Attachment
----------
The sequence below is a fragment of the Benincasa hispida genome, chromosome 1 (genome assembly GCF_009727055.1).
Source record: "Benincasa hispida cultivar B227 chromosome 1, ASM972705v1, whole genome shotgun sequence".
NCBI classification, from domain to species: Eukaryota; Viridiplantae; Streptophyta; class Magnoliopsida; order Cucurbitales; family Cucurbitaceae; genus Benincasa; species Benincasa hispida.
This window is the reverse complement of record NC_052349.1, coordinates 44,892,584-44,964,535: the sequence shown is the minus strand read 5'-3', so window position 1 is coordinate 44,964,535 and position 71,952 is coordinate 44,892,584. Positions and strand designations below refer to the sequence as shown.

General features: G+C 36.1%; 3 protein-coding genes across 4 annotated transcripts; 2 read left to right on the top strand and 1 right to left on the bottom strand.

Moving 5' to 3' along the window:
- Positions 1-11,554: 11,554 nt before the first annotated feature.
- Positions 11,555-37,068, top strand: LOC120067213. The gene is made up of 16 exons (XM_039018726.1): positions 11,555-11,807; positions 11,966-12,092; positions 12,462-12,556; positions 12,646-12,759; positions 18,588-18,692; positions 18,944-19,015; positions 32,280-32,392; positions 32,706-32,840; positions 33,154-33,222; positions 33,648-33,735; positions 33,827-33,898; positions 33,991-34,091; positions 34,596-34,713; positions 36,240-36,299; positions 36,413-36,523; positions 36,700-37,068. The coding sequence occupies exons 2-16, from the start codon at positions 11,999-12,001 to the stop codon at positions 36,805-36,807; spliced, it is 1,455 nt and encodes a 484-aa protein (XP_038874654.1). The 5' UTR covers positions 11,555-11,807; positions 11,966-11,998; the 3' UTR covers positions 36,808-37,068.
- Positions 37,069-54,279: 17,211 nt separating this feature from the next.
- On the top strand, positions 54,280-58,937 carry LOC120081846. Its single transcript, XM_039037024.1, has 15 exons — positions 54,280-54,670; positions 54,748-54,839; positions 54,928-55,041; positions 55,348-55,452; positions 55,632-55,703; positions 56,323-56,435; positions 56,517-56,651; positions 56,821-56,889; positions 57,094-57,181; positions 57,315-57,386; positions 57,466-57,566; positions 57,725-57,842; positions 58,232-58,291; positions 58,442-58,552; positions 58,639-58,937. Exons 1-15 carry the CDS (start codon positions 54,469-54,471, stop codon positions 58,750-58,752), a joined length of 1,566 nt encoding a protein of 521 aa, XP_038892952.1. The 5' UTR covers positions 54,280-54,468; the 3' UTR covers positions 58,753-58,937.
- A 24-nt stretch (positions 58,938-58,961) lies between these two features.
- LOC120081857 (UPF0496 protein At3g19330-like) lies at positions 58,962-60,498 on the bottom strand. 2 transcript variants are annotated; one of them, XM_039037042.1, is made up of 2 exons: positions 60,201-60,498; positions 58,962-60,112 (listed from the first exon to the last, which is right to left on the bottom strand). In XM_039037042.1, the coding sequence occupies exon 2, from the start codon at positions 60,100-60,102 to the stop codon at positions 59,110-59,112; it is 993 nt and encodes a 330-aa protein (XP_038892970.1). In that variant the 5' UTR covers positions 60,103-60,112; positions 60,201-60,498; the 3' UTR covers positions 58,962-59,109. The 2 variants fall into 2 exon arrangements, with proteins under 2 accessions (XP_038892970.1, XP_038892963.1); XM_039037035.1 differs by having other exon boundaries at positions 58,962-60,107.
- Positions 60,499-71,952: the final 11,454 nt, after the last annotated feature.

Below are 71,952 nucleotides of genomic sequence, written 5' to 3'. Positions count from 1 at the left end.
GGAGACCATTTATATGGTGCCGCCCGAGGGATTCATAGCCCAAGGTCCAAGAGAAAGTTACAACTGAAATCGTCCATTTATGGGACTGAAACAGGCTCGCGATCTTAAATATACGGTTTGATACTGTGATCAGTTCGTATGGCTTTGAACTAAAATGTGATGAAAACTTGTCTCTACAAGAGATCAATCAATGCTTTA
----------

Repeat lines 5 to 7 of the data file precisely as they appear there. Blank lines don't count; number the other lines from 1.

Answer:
General features: G+C 36.1%; 3 protein-coding genes across 4 annotated transcripts; 2 read left to right on the top strand and 1 right to left on the bottom strand.

Moving 5' to 3' along the window:
- Positions 1-11,554: 11,554 nt before the first annotated feature.